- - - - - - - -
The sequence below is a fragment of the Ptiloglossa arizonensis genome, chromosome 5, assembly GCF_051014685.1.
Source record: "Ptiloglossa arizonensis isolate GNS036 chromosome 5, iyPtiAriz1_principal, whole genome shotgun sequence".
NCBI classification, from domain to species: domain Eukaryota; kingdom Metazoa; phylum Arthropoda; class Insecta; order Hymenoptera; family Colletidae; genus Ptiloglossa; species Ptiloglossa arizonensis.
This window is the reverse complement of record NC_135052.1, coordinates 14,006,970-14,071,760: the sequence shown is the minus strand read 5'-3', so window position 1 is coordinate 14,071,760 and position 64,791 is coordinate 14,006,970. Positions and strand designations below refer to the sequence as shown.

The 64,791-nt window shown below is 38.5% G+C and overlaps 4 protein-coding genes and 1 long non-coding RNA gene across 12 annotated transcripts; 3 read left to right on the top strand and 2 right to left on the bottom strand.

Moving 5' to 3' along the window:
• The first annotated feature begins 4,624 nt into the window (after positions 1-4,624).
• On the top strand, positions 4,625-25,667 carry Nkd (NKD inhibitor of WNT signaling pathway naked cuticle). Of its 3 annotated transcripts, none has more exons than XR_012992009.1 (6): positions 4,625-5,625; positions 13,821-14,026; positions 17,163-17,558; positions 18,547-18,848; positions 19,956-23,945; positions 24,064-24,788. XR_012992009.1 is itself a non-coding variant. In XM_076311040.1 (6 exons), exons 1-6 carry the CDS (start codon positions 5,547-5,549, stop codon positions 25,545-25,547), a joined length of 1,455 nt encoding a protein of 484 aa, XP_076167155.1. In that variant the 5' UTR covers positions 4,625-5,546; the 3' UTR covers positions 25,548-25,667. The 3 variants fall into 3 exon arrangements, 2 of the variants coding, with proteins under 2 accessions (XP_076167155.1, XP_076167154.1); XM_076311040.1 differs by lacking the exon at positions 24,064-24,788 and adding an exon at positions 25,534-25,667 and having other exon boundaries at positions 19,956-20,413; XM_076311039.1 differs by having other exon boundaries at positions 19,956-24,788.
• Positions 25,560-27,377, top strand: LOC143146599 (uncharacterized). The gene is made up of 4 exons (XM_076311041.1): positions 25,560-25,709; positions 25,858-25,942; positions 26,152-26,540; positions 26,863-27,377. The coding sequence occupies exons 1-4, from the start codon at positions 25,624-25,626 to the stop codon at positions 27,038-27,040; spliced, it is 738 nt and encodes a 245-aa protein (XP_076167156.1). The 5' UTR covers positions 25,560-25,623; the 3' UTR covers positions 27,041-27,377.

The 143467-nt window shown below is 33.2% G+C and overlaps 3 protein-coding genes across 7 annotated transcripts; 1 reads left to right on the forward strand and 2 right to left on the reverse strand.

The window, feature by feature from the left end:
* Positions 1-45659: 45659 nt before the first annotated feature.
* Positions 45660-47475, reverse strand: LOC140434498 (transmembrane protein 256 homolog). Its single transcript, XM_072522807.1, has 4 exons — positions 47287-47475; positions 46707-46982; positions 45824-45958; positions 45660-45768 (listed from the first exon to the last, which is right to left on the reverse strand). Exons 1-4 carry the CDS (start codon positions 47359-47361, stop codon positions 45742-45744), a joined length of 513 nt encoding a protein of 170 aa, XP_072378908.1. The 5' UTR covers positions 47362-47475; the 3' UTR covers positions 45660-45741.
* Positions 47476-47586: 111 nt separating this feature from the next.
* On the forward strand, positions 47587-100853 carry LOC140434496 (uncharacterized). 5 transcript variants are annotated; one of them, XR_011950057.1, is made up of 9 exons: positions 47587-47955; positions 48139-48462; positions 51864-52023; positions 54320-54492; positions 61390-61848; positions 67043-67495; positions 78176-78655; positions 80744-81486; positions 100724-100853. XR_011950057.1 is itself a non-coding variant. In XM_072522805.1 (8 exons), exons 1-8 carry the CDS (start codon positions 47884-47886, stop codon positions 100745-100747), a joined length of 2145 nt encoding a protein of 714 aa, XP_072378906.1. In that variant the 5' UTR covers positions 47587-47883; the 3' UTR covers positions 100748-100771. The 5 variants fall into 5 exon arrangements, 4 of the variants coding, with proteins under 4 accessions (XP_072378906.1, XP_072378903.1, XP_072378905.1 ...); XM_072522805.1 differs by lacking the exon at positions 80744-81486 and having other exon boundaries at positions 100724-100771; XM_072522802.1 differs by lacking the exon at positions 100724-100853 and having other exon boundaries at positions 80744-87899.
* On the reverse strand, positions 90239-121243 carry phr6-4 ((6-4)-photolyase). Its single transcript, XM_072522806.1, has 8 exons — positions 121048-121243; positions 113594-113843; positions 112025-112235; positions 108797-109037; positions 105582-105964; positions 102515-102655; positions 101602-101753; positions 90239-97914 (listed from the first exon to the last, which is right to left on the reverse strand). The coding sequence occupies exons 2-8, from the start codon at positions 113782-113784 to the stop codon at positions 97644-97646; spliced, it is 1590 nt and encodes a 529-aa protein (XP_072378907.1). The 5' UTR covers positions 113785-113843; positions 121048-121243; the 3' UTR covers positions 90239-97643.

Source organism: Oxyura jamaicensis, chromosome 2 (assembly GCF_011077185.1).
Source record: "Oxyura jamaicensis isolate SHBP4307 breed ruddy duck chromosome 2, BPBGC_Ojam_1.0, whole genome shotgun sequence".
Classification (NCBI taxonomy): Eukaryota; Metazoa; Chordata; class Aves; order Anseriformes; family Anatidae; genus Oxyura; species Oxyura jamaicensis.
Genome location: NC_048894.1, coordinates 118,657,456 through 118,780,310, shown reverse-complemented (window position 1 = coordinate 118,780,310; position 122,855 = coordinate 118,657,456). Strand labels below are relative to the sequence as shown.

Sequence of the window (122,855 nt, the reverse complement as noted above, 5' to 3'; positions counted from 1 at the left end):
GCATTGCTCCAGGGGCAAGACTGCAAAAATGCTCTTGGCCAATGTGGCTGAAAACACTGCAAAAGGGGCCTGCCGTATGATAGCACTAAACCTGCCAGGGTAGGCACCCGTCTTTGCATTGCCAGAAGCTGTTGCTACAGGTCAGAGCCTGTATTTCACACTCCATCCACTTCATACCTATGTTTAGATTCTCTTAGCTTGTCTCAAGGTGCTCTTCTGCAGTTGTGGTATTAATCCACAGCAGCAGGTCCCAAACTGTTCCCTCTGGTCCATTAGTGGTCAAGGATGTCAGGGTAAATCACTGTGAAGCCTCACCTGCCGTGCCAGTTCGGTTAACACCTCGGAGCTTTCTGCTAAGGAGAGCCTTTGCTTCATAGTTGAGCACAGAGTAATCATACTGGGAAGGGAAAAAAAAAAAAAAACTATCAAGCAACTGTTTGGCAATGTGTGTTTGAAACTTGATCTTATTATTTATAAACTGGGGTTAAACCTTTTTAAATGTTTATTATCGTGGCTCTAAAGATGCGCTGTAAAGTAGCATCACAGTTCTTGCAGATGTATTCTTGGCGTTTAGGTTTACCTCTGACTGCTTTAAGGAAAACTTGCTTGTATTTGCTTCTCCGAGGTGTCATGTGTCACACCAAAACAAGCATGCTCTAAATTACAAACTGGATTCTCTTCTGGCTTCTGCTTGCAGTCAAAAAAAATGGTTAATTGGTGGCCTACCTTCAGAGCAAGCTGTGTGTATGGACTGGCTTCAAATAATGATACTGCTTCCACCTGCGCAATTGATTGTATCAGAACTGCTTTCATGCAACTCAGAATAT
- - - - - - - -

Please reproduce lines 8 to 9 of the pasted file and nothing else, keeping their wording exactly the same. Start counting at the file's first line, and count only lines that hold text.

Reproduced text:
• On the top strand, positions 4,625-25,667 carry Nkd (NKD inhibitor of WNT signaling pathway naked cuticle). Of its 3 annotated transcripts, none has more exons than XR_012992009.1 (6): positions 4,625-5,625; positions 13,821-14,026; positions 17,163-17,558; positions 18,547-18,848; positions 19,956-23,945; positions 24,064-24,788. XR_012992009.1 is itself a non-coding variant. In XM_076311040.1 (6 exons), exons 1-6 carry the CDS (start codon positions 5,547-5,549, stop codon positions 25,545-25,547), a joined length of 1,455 nt encoding a protein of 484 aa, XP_076167155.1. In that variant the 5' UTR covers positions 4,625-5,546; the 3' UTR covers positions 25,548-25,667. The 3 variants fall into 3 exon arrangements, 2 of the variants coding, with proteins under 2 accessions (XP_076167155.1, XP_076167154.1); XM_076311040.1 differs by lacking the exon at positions 24,064-24,788 and adding an exon at positions 25,534-25,667 and having other exon boundaries at positions 19,956-20,413; XM_076311039.1 differs by having other exon boundaries at positions 19,956-24,788.
• Positions 25,560-27,377, top strand: LOC143146599 (uncharacterized). The gene is made up of 4 exons (XM_076311041.1): positions 25,560-25,709; positions 25,858-25,942; positions 26,152-26,540; positions 26,863-27,377. The coding sequence occupies exons 1-4, from the start codon at positions 25,624-25,626 to the stop codon at positions 27,038-27,040; spliced, it is 738 nt and encodes a 245-aa protein (XP_076167156.1). The 5' UTR covers positions 25,560-25,623; the 3' UTR covers positions 27,041-27,377.